Appeal from judgment of Court of Common Pleas No. 2 of Philadelphia County, Sept. T., 1958, No. 808, in case of Henrietta Gaynor et al. v. John Nagob.
Walter Stein, for appellant.
Martin Heller, with him Maximillian J. Klinger, for appellees.
Ervin, Wright, Woodside, Watkins, Montgomery, and Flood, JJ. (Rhodes, P. J., absent). Opinion by Flood, J. Wright, J., would enter judgment n.o.v. in favor of the appellant. Montgomery, J., would grant a new trial.
[ 204 Pa. Super. Page 260]
On December 2, 1956, the plaintiff fell down a flight of stairs in a house owned by the defendant. She had gone there to bring home her son after being informed that he was intoxicated "at Miss Rowbottom's house". She testified that the Rowbottoms lived on the second floor, she went to the house and up the stairs and found her son sitting in a room there. As they left, he preceded her down the stairs and, being unsteady, started to fall. In so doing, he grabbed the bannister for support, causing it to sway. The plaintiff, descending behind him and holding the bannister, lost her footing because of the motion of the railing and fell to the bottom of the stairs, sustaining the injuries for which she brought this suit. There was evidence that the bannister was shaky and had been tied with a rope to a clamp at the top of the stairs.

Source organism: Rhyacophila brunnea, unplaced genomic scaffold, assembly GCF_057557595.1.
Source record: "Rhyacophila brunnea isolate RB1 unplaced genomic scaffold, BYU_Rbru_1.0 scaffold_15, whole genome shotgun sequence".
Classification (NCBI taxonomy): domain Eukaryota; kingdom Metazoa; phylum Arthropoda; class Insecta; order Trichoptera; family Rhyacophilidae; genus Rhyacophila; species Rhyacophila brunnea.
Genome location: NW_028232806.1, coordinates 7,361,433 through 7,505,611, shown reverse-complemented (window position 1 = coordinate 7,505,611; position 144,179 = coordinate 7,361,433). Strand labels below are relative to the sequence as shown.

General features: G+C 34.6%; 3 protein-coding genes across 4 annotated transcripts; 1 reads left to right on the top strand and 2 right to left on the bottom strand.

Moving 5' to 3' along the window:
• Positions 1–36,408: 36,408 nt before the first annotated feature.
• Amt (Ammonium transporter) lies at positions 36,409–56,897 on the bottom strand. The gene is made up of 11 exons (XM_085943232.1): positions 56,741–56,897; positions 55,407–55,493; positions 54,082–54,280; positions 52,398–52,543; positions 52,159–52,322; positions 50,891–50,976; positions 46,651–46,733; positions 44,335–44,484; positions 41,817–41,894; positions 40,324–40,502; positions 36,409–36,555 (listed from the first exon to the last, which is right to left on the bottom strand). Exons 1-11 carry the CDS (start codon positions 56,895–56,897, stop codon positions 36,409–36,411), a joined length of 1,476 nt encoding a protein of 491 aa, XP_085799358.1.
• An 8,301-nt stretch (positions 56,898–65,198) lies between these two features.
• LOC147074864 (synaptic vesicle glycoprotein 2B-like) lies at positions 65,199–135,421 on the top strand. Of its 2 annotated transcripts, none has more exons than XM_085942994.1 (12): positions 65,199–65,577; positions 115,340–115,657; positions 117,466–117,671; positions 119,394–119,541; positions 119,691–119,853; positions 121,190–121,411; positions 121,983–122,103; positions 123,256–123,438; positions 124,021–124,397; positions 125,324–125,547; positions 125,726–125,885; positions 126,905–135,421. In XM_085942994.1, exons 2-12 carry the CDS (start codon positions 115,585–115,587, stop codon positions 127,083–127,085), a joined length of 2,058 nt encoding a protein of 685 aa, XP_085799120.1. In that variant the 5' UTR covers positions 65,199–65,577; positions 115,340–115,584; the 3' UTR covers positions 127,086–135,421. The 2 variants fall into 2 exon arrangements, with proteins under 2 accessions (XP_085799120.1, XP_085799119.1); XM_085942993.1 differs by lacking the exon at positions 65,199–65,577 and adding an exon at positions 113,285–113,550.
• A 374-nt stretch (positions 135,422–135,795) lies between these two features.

[ 204 Pa. Super. Page 261]
Following a jury verdict for the plaintiff, the court below refused to enter judgment n.o.v. The defendant now contends that (1) he was not negligent or, if he was, his negligence was not a proximate cause of the accident and (2) the plaintiff was contributorily negligent. The court below properly held these to be questions for the jury.
"It is not necessary, under Pennsylvania law, that every fact or circumstance point unerringly to liability; it is enough that there be sufficient facts for the jury to say reasonably that the preponderance favors liability. . . . The facts are for the jury in any case whether based upon direct or circumstantial evidence where a reasonable conclusion can be arrived at which would place liability on the defendant." Smith v. Bell Telephone Co. of Pa., 397 Pa. 134, 138, 153 A.2d 477, 480 (1959). Nor should contributory negligence be declared to exist as a matter of law unless it is so clearly revealed that reasonable individuals cannot disagree as to its existence. Greco v. 7-Up Bottling Co. of Pittsburgh, 401 Pa. 434, 165 A.2d 5 (1960).
Under the evidence, whether or not the defendant's failure to repair the stairway constituted negligence and, if so, whether that negligence was the proximate cause of the plaintiff's injury were questions for the jury. Her son's action in grabbing the bannister, even if it could be characterized as negligence, in no way insulates or supersedes the concurrent negligence of the defendant which the jury was justified in finding a proximate cause of injury. See Christman v. Segal, 143 Pa. Superior Ct. 87, 17 A.2d 676 (1941) and Restatement, Torts, § 439.
Similarly, whether or not the plaintiff was contributorily negligent in not waiting until her son reached the bottom of the stairs before she started down or in using this stairway rather than an alternative
[ 204 Pa. Super. Page 262]
route, if indeed one was available, were issues for ...